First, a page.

"Cognitive Dissonance" explains how and why people change their ideas and opinions to support situations that do not appear to be healthy, positive, or normal. In the theory, an individual seeks to reduce information or opinions that make him or her uncomfortable. When we have two sets of cognitions (knowledge, opinion, feelings, input from others, etc.) that are the opposite, the situation becomes emotionally uncomfortable. Even though we might find ourselves in a foolish or difficult situation - few want to admit that fact. Instead, we attempt to reduce the dissonance - the fact that our cognitions don't match, agree, or make sense when combined. "Cognitive Dissonance" can be reduced by adding new cognitions - adding new thoughts and attitudes. Some examples:
Losers and abusers may admit they need psychiatric help or acknowledge they are mentally disturbed; however, it's almost always after they have already abused or intimidated the victim. The admission is a way of denying responsibility for the abuse. In truth, personality disorders and criminals have learned over the years that personal responsibility for their violent/abusive behaviors can be minimized and even denied by blaming their bad upbringing, abuse as a child, and now even video games. One murderer blamed his crime on eating too much junk food - now known as the "Twinkie Defense". While it may be true that the abuser/controller had a difficult upbringing, showing sympathy for his/her history produces no change in their behavior and in fact, prolongs the length of time you will be abused. While "sad stories" are always included in their apologies - after the abusive/controlling event - their behavior never changes! Keep in mind: once you become hardened to the "sad stories", they will simply try another approach. I know of no victim of abuse or crime who has heard their abuser say "I'm beating (robbing, mugging, etc.) you because my Mom hated me!"
Thank you. Your explanation makes sense, however I do wonder why the other IELTS teacher would use passive type of answer in almost all of his training videos. Any idea? Here is one of his demonstration clips :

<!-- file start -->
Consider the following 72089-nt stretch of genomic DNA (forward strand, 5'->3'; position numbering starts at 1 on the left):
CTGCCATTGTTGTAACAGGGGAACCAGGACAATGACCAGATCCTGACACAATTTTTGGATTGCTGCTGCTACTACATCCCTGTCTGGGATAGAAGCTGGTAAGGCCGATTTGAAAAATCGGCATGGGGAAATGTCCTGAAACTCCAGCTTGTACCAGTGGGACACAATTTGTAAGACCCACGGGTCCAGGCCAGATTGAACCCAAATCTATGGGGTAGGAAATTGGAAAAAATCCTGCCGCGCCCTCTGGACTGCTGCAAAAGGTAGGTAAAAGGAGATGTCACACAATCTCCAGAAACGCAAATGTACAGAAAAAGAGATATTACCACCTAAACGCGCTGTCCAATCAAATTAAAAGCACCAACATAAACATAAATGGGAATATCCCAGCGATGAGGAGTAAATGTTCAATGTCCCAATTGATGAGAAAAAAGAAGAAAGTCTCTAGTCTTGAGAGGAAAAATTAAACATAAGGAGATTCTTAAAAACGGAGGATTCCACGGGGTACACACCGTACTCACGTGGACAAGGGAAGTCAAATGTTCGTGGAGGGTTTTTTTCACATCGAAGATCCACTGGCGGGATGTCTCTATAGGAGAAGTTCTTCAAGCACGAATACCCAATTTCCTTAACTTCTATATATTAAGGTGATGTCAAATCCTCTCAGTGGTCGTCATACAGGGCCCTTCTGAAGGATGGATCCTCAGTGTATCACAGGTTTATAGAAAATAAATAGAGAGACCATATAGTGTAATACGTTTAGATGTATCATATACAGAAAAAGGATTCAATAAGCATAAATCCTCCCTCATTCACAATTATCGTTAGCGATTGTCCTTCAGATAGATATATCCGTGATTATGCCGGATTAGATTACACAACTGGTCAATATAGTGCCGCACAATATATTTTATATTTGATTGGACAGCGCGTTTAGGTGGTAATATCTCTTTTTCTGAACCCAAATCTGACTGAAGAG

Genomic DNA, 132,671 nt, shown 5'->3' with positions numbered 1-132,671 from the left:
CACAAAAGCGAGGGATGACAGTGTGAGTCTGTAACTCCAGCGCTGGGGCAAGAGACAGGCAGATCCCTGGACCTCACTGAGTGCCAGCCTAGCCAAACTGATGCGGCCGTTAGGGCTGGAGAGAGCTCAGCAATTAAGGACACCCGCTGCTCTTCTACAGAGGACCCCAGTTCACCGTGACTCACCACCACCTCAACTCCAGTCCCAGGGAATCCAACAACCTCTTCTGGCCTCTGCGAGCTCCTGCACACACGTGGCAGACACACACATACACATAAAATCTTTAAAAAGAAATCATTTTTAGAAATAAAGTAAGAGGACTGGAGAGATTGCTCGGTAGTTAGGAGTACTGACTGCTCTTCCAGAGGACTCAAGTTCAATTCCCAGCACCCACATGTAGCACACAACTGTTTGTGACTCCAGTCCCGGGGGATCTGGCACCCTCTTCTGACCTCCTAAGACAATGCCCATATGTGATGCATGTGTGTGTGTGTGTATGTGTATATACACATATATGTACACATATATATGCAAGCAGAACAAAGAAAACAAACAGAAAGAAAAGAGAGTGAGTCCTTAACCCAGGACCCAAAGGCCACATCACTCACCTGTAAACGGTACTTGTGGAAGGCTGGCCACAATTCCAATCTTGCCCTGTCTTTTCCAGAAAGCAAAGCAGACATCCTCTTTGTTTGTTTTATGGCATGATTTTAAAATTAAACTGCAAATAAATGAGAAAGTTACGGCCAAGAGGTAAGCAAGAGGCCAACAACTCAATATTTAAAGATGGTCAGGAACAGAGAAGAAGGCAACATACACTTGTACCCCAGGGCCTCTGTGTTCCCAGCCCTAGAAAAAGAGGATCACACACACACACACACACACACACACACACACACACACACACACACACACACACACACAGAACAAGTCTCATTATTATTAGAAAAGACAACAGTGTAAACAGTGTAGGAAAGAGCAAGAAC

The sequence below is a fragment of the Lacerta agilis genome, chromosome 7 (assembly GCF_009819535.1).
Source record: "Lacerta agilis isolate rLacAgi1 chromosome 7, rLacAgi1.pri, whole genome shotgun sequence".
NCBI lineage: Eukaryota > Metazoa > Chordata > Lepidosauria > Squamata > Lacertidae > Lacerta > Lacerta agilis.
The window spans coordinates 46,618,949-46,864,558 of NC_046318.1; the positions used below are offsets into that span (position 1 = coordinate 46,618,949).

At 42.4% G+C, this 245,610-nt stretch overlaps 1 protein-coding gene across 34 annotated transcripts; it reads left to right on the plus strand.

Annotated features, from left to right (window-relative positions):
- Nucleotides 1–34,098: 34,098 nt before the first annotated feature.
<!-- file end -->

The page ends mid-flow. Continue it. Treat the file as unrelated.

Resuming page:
Am I missing something? All I want, is to learn, how to answer the essay question correctly, however learning from internet is difficult due to conflicting information (most of the time).
Whilst it's very important to understand how neoliberalism, the ideology that dare not speak it's name, derailed the general progress in the developed world. It's also necessary to understand that the roots this problem go much further back. Not merely to the start of the industrial revolution, but way beyond that. It actually began with the first civilizations when our societies were taken over by powerful rulers, and they essentially started to farm the people they ruled like cattle. On the one hand they declared themselves protector of their people, whilst ruthlessly exploiting them for their own political gain. I use the livestock farming analogy, because that explains what is going on.
When you use the passive, it is because the person doing the action is not so important in the sentence. However, your thesis statement is a direct answer to the essay question which is asking for your opinion. The most important thing is that you answer it directly by giving your direct opinion. So, using the passive to give your opinion is impossible. We use “It is agreed…” when we refer to other people, not when we are giving our own opinion.
All the best
By this time they may have done so much work on the body of the essay that they just want to finish the essay off as quickly as possible and so they write a rushed and badly written conclusion.
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One of the most important functions of the conclusion is to provide context for your argument. Your reader may finish your essay without a problem and understand your argument without understanding why that argument is important. Your introduction might point out the reason your topic matters, but your conclusion should also tackle this questions. Here are some strategies for making your reader see why the topic is important:
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This is the eighth part of our series on preparing for the SAT essay. All of these articles are excerpts from the curriculum for WriteAtHome’s new and popular course.
At the end of a tiring trip, it’s a nice feeling to finally pull into your own driveway and put the car in park. That’s how good essays should come to an end also — with a graceful and satisfying sense of closure. An essay without a conclusion is like slamming on the brakes a block from home.
When time is short, SAT takers often omit the conclusion of their essay, and since the readers are supposed to keep in mind the time limitations, they might overlook its absence. On the other hand, your last few words can be just as important as the first few. You want to leave your readers with a strong impression. Manage your time well so that you will have a few minutes to compose a strong concluding sentence or two.
Skillfully concluding an essay takes practice and instinct. There’s no formula to guarantee success. In general, however, you will do well to keep these three principles in mind: